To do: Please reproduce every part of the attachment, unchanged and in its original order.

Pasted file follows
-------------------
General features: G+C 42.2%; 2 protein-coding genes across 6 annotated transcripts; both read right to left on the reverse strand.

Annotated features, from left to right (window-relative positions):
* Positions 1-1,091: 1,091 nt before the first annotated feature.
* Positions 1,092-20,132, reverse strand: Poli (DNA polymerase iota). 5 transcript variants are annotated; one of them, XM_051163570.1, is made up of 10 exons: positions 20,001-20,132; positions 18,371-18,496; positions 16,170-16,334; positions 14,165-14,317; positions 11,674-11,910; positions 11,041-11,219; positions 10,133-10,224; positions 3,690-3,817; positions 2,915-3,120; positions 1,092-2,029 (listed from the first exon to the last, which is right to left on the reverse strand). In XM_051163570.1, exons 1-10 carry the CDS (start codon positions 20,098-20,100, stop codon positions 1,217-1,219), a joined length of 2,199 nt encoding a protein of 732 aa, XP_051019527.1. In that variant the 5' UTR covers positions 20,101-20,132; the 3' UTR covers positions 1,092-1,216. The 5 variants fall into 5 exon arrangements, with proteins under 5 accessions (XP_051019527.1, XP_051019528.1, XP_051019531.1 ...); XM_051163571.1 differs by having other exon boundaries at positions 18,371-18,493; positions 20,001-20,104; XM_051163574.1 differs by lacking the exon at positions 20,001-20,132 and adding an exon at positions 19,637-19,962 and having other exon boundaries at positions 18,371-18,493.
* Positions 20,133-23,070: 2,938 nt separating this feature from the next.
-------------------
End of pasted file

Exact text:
General features: G+C 42.2%; 2 protein-coding genes across 6 annotated transcripts; both read right to left on the reverse strand.

Annotated features, from left to right (window-relative positions):
* Positions 1-1,091: 1,091 nt before the first annotated feature.
* Positions 1,092-20,132, reverse strand: Poli (DNA polymerase iota). 5 transcript variants are annotated; one of them, XM_051163570.1, is made up of 10 exons: positions 20,001-20,132; positions 18,371-18,496; positions 16,170-16,334; positions 14,165-14,317; positions 11,674-11,910; positions 11,041-11,219; positions 10,133-10,224; positions 3,690-3,817; positions 2,915-3,120; positions 1,092-2,029 (listed from the first exon to the last, which is right to left on the reverse strand). In XM_051163570.1, exons 1-10 carry the CDS (start codon positions 20,098-20,100, stop codon positions 1,217-1,219), a joined length of 2,199 nt encoding a protein of 732 aa, XP_051019527.1. In that variant the 5' UTR covers positions 20,101-20,132; the 3' UTR covers positions 1,092-1,216. The 5 variants fall into 5 exon arrangements, with proteins under 5 accessions (XP_051019527.1, XP_051019528.1, XP_051019531.1 ...); XM_051163571.1 differs by having other exon boundaries at positions 18,371-18,493; positions 20,001-20,104; XM_051163574.1 differs by lacking the exon at positions 20,001-20,132 and adding an exon at positions 19,637-19,962 and having other exon boundaries at positions 18,371-18,493.
* Positions 20,133-23,070: 2,938 nt separating this feature from the next.